Yet talk of “hegemony,” or even “leadership,” is taboo in Germany – a reticence that stems from Germans’ determination not to remind people of their country’s dark past. But denying leadership while exercising it means that no discussion of Germany’s responsibilities is possible. And this inflicts costs – especially economic costs – on other EU member states.
Germany has created a system of rules that entrenches its competitive advantage. The single currency rules out devaluation within the eurozone. It also ensures that the euro is worth less than a purely German currency would be.
The EU’s recent Treaty on Fiscal Union – the successor to the Growth and Stability Pact – prescribes binding legal commitments to balanced budgets and modest national debt, backed by supervision and sanctions. This precludes deficit finance to boost growth. And Germany’s insistence that non-wage costs be equivalent throughout the EU is less a device for enhancing Germany’s competitiveness than for reducing others’.
The EU, especially the 19-member eurozone, thus functions as a vast home base for Germany, from which it can launch its assault on foreign markets. And that base is strong. Germany exports to the EU 30% more than it imports from it, and runs one of the world’s largest current-account surpluses.
This is a benign rather than a brutal hegemony. But at its heart lies a massive contradiction. National accounts must balance. A surplus in one part of Europe means a deficit in another. The eurozone was established without a fiscal transfer mechanism to succor members of the family who get into trouble; the European Central Bank is prohibited from acting as lender of last resort to the banking system; and the Commission’s proposal for Eurobonds – collectively guaranteed national bond issues – has foundered on Germany’s objection that it would bear most of the liability.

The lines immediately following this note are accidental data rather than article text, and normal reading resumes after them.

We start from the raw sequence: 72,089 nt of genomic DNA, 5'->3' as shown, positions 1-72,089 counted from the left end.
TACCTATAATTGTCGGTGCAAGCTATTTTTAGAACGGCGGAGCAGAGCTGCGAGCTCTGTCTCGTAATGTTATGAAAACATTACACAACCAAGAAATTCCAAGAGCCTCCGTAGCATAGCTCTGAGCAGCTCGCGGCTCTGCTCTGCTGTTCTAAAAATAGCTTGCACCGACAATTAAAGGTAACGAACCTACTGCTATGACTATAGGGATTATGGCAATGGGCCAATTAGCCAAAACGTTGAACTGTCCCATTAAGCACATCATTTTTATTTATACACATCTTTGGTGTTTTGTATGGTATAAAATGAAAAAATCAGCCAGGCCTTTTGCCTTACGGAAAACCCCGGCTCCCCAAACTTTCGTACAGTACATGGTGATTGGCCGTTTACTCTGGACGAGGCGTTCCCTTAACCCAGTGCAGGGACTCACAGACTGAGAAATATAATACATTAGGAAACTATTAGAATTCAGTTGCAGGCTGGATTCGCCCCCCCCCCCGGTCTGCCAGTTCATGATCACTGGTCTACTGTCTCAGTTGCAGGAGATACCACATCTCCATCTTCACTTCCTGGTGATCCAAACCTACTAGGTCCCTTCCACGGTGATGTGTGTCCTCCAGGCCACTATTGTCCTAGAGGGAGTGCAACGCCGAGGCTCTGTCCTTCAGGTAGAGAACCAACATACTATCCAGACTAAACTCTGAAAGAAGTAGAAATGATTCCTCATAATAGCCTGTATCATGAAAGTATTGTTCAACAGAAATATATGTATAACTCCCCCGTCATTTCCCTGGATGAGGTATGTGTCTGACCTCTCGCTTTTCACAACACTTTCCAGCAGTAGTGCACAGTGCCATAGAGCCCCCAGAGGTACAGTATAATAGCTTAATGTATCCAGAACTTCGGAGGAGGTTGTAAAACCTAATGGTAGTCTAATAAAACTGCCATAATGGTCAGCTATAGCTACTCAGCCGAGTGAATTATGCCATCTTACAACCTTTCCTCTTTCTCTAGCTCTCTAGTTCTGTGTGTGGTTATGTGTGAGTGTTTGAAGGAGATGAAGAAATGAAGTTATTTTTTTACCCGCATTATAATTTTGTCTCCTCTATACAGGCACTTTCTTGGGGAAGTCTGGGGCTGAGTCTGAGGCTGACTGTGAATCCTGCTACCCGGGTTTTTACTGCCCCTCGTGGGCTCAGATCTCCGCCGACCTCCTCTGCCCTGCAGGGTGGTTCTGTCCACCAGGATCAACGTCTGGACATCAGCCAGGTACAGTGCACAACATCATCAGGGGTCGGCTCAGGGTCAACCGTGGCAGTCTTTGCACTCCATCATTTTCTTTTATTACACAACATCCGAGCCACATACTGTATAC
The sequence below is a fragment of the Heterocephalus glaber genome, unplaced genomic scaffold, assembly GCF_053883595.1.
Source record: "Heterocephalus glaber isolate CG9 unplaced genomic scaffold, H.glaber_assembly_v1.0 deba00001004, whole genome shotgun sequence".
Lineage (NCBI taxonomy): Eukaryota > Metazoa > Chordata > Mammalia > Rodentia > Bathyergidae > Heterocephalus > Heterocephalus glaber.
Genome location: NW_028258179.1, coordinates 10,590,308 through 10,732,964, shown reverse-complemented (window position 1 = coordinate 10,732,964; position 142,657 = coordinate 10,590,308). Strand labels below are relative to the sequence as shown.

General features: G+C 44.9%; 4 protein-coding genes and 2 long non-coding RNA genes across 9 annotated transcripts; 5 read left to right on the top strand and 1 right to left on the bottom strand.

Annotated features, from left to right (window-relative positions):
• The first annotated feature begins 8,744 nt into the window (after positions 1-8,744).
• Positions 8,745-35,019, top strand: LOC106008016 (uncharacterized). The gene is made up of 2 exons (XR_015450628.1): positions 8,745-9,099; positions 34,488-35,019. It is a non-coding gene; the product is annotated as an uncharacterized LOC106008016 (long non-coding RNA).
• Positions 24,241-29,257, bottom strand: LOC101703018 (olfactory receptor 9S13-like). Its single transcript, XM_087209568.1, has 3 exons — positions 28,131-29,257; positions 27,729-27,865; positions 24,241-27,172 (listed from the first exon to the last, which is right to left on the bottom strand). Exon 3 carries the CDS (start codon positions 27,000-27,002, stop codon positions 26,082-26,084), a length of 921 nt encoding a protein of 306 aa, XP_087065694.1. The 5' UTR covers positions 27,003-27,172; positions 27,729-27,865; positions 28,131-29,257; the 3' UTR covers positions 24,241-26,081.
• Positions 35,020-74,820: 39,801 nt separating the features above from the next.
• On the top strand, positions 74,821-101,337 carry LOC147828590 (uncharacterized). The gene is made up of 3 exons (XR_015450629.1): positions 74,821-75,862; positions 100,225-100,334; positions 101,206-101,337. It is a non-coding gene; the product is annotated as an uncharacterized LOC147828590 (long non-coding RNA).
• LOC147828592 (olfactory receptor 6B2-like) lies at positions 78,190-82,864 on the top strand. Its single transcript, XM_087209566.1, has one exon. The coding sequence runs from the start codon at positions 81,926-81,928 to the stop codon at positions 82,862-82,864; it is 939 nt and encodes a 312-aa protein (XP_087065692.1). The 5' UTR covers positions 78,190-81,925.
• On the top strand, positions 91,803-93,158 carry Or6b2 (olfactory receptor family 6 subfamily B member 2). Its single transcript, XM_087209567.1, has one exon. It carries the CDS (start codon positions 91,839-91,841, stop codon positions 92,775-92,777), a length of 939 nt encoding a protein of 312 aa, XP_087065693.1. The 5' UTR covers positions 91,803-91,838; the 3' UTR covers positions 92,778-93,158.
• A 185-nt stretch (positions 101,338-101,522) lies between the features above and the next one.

Germany has been willing to provide emergency finance to debt-strapped eurozone members like Greece on the condition that they “put their houses in order” – cut social spending, sell off state assets, and take other steps to make themselves more competitive. The Germans see no reason to take measures to reduce their own super-competitiveness.
What can be done to achieve a more symmetric adjustment between Europe’s creditors and debtors? Barring a fiscal transfer mechanism, John Maynard Keynes’s 1941 plan for an International Clearing Union might be adapted for the eurozone. Member countries’ central banks would hold their residual euro balances in accounts with a European Clearing Bank. Pressure would be simultaneously placed on creditor and debtor countries to balance their accounts, by charging rising interest rates on persistent imbalances.
An EU clearing union would be a less visible intrusion on German national interests than a fiscal transfer union would be. The essential point, though, is that for the eurozone to work, the strong must be prepared to show solidarity with the weak. Without some mechanism to realize that, the EU will limp from crisis to crisis – probably shedding members along the way.